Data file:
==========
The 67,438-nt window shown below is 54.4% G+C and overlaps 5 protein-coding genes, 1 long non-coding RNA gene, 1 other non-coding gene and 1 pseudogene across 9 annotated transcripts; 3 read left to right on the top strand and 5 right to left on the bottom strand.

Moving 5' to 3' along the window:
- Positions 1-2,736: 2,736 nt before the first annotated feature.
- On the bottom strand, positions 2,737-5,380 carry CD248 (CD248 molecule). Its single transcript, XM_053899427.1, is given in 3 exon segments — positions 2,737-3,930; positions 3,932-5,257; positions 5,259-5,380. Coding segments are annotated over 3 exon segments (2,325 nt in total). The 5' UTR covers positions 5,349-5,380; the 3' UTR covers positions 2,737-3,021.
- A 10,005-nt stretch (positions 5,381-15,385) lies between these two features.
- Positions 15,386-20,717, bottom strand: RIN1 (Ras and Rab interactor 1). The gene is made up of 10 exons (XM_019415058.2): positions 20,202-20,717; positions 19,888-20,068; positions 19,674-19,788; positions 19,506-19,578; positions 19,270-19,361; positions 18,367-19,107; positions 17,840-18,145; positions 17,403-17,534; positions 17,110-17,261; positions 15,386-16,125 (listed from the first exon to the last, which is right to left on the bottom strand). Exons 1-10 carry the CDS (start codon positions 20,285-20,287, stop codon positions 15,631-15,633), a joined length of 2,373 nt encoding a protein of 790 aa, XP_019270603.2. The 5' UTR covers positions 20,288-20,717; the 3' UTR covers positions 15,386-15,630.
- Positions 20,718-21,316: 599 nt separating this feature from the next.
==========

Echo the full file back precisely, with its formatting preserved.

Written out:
The 67,438-nt window shown below is 54.4% G+C and overlaps 5 protein-coding genes, 1 long non-coding RNA gene, 1 other non-coding gene and 1 pseudogene across 9 annotated transcripts; 3 read left to right on the top strand and 5 right to left on the bottom strand.

Moving 5' to 3' along the window:
- Positions 1-2,736: 2,736 nt before the first annotated feature.
- On the bottom strand, positions 2,737-5,380 carry CD248 (CD248 molecule). Its single transcript, XM_053899427.1, is given in 3 exon segments — positions 2,737-3,930; positions 3,932-5,257; positions 5,259-5,380. Coding segments are annotated over 3 exon segments (2,325 nt in total). The 5' UTR covers positions 5,349-5,380; the 3' UTR covers positions 2,737-3,021.
- A 10,005-nt stretch (positions 5,381-15,385) lies between these two features.
- Positions 15,386-20,717, bottom strand: RIN1 (Ras and Rab interactor 1). The gene is made up of 10 exons (XM_019415058.2): positions 20,202-20,717; positions 19,888-20,068; positions 19,674-19,788; positions 19,506-19,578; positions 19,270-19,361; positions 18,367-19,107; positions 17,840-18,145; positions 17,403-17,534; positions 17,110-17,261; positions 15,386-16,125 (listed from the first exon to the last, which is right to left on the bottom strand). Exons 1-10 carry the CDS (start codon positions 20,285-20,287, stop codon positions 15,631-15,633), a joined length of 2,373 nt encoding a protein of 790 aa, XP_019270603.2. The 5' UTR covers positions 20,288-20,717; the 3' UTR covers positions 15,386-15,630.
- Positions 20,718-21,316: 599 nt separating this feature from the next.